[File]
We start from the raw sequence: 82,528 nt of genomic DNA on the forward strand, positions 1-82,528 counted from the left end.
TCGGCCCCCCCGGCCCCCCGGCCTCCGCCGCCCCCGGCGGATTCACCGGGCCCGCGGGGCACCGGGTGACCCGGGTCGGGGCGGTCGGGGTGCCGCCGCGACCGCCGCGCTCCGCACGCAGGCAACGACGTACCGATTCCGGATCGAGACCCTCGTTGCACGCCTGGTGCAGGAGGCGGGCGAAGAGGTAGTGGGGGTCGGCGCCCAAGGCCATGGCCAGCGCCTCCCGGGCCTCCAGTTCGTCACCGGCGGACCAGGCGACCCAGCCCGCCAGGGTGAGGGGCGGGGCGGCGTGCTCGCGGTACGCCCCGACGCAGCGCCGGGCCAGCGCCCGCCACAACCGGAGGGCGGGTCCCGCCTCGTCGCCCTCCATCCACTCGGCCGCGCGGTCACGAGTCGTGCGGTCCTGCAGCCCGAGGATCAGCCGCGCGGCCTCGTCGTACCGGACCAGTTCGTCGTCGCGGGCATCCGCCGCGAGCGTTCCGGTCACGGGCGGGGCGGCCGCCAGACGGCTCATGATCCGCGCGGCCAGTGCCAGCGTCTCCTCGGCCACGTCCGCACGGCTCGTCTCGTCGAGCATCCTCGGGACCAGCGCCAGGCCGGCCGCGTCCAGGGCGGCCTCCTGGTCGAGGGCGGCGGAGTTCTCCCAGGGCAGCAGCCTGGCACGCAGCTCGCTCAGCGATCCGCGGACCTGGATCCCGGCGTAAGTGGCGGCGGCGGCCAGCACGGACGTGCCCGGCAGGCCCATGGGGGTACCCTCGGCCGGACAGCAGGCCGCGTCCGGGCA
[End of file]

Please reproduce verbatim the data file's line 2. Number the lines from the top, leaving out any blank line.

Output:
TCGGCCCCCCCGGCCCCCCGGCCTCCGCCGCCCCCGGCGGATTCACCGGGCCCGCGGGGCACCGGGTGACCCGGGTCGGGGCGGTCGGGGTGCCGCCGCGACCGCCGCGCTCCGCACGCAGGCAACGACGTACCGATTCCGGATCGAGACCCTCGTTGCACGCCTGGTGCAGGAGGCGGGCGAAGAGGTAGTGGGGGTCGGCGCCCAAGGCCATGGCCAGCGCCTCCCGGGCCTCCAGTTCGTCACCGGCGGACCAGGCGACCCAGCCCGCCAGGGTGAGGGGCGGGGCGGCGTGCTCGCGGTACGCCCCGACGCAGCGCCGGGCCAGCGCCCGCCACAACCGGAGGGCGGGTCCCGCCTCGTCGCCCTCCATCCACTCGGCCGCGCGGTCACGAGTCGTGCGGTCCTGCAGCCCGAGGATCAGCCGCGCGGCCTCGTCGTACCGGACCAGTTCGTCGTCGCGGGCATCCGCCGCGAGCGTTCCGGTCACGGGCGGGGCGGCCGCCAGACGGCTCATGATCCGCGCGGCCAGTGCCAGCGTCTCCTCGGCCACGTCCGCACGGCTCGTCTCGTCGAGCATCCTCGGGACCAGCGCCAGGCCGGCCGCGTCCAGGGCGGCCTCCTGGTCGAGGGCGGCGGAGTTCTCCCAGGGCAGCAGCCTGGCACGCAGCTCGCTCAGCGATCCGCGGACCTGGATCCCGGCGTAAGTGGCGGCGGCGGCCAGCACGGACGTGCCCGGCAGGCCCATGGGGGTACCCTCGGCCGGACAGCAGGCCGCGTCCGGGCA